There is actually no solution to get an alarm when a TTN gateway is shutting down. That said, all the information are accessible thanks to the different API.
To monitor my deployed gateways, I’ve made a little script in python working with IFTTT. It connects to the The Things Network api, get the gateway status and call the IFTTT webhook in case of last gateway update too old.
On IFTTT i’ve created an applet to generate a Push notification on phone to get the alarm.
The script is accessible in the post detail.
The Laird Sentrius LoRaWan gateway is a low cost, stable and easy to configure on The Things Network gateway. They are indoor gateway. I want to install it outdoor to offer a better coverage.
In certain situation the easiest way to install it outdoor is to use an external antenna and a long antenna cable. In some other situation this approach is complex to implement and the easiest way is to install the gateway outdoor with its antenna and network connection.
The best is to use an outdoor LoRaWan gateway. The price is usually > 600€. Even if in general the outdoor gateways includes GPS and Cellphone connectivity. In this post I’ll explain how I make one of Laird Sentrius outdoor because it costs less than 250€ for the gateway itself.
The HopeRF RFM95w module proposes to access LoRa at low cost. Its unitary price is around 4€ on shop like aliexpress. A version with a shield is also existing. Its name is Lora1276-C1 from niceRF. These different transceivers are using Semtech SX1276 chip. It makes this kind of chip interesting for regional low cost LoRaWAN design in association with a MCU. Here we are going to use it with an Arduino platform.
For the second year I had the chance to introduce the IoT and LPWAN networks to a group of 150 students in computer engineering school. This year we add a longer time to detail a bit the Sigfox and LoRaWan solution and I’ve added a part on the IoT security.
I’ve tried to propose a different point of view on security aspect, not based on fear but practical things to do and a larger contextual aspect. I’ll try to make video on this specific topic on my Youtube (where you can find in french most of the content of these slides).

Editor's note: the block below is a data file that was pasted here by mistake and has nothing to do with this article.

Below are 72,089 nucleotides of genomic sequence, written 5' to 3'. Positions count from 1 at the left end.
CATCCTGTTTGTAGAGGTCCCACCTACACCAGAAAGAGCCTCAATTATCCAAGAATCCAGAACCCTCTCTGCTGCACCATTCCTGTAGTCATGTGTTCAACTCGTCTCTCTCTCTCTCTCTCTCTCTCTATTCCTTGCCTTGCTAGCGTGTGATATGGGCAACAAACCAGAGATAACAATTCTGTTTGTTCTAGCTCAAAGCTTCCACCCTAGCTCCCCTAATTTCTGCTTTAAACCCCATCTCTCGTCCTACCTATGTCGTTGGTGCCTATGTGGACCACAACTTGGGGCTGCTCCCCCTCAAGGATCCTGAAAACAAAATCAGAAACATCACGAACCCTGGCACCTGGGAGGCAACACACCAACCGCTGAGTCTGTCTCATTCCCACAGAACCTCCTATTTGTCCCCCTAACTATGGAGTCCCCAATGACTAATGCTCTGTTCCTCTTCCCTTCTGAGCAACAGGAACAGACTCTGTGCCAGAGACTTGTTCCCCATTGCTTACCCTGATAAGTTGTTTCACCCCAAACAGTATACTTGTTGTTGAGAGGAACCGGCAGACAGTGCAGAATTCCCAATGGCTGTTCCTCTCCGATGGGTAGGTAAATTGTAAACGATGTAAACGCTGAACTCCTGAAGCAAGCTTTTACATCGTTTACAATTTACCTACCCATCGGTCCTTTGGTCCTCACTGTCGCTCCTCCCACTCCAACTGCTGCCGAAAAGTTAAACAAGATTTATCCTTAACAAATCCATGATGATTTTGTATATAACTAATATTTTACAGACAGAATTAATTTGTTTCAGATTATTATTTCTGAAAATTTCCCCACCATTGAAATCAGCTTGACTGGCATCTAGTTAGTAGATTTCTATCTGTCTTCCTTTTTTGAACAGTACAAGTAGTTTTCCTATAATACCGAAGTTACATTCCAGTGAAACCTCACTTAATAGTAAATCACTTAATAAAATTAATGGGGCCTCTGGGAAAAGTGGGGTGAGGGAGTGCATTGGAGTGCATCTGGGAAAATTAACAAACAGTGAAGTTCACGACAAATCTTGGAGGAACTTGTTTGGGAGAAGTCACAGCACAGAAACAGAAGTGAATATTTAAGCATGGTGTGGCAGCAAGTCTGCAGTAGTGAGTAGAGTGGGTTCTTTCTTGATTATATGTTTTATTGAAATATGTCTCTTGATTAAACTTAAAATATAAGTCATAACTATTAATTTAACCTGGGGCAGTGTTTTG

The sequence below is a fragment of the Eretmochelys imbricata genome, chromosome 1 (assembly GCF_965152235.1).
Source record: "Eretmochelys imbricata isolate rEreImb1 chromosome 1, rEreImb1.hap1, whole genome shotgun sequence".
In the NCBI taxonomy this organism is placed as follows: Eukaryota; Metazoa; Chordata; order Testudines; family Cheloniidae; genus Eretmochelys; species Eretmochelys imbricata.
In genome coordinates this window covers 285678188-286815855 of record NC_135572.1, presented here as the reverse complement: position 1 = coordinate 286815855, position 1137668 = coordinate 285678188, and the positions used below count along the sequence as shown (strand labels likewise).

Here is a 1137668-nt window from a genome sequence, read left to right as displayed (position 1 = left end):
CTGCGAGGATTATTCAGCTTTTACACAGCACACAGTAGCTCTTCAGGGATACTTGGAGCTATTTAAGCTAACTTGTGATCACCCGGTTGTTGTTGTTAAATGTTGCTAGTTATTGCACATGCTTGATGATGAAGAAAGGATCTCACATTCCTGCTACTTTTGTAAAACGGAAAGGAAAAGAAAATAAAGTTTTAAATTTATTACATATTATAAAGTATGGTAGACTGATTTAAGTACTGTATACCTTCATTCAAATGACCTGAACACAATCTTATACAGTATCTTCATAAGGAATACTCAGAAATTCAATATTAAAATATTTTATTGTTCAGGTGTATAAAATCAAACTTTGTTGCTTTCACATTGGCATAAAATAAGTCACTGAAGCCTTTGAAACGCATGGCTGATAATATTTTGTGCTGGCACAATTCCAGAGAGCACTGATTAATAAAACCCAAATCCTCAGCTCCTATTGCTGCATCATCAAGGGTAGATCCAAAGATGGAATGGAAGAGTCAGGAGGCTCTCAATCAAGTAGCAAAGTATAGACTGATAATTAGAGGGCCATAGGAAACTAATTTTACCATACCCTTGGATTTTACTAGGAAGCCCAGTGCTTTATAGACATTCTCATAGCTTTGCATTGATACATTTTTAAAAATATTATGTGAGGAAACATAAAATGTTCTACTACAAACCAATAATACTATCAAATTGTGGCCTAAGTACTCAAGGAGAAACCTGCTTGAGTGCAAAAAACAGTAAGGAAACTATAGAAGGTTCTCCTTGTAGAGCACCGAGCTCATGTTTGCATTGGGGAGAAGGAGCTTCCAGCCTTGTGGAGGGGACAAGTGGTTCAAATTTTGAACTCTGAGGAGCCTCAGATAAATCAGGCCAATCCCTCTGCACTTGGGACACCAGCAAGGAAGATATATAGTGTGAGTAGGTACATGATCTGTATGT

So … here are the slides, for my students who joined or not the conferences, and for those who would like to join this course.
After having tested different LoRaWan gateway like Kerlink iFemToCell, TheThingsGateway and Kerlink Wirnet, in the past two years, I was looking for a new low cost indoor gateway for deploying TheThingsNetwork (the global crowd-sourced LoRaWan network) in my city.
Gateway are not all easy to shop, Kerlink at first. As one of my iFemToCell has burned into the hell this summer with no reason after only 3 months powered-on I was not looking for the same. TheThingsGateway has different semiconductor provider reseller but myne suffer of certain instabilities actually and I need to reboot on regular basis. So that’s the reason of this new try.
Let’s see how to setup on TTN.
Posted in LoRa
Tagged IoT, LoRaWAN
After making some post on Arduino MKRFOX1200, here I come with the first steps to use MKRWAN1300 board to send your first frame on TTN and also how to use them for discovering the TTN coverage around.
MKRWAN1300 board is a LoRaWan Arduino board based on the Murata CMWX1ZZABZ module. This module is capable for LoRaWan in Europe (868Mhz), NA (915MHz) Asia (923MHz) …. It is also capable for Sigfox in both zone (but actually not with this board as much as I know). Producing 14dB emission and capable for 20dB emission for FCC zone. The price of the Arduino board is about 40€ and it is largely available on Internet.
In this post we are going to see how to make the first steps with this board and create a device to map the TTN network coverage with and without a GPS.
I want to start a new category of posts about IoT, not focus on the technology itself but on the use-cases. That said, for sure my words will be on the technological aspects of this use-case. The objective is to let you understand what are the solution but also what are the challenges behind that use-case. To start I’ve selected the Tracking use-case, reviewing all the GPS, WiFi and operator technics.
Regarding my experience in IoT from the past 5 years, one of the biggest market for LPWAn is actually assets tracking. In number I assume alarm backup is a little bit behind but thanks to one uniq actor. Tracking is far away first regarding the number of actors already having implemented a solution in production. This is also where we find the largest number of objects on the market for a single use-case.
That’s why I decided to start with this use case. I also know it really well for being the founder of one of these solution : Foxtrackr and I’ve already implemented all the technics described below.
Posted in IoT
Tagged gps, IoT, LoRaWAN, LPWA, SigFox
Recurrent question where I usually see the wrong option taken by industrials: do I need to implement my own private network for m LPWA network ? In many case the wrong choice has been made due to a lack of understanding of network total cost of ownership. For sure I heard element about MY DATA privacy, but honestly, all the companies are putting added value data into the Cloud, so don’t tell me you unknown machine temperature is a sensitive data ?!? That said, let’s back to the true question : when does it make sense to create your own private network ?
Posted in IoT
Tagged LoRaWAN, LPWA, SigFox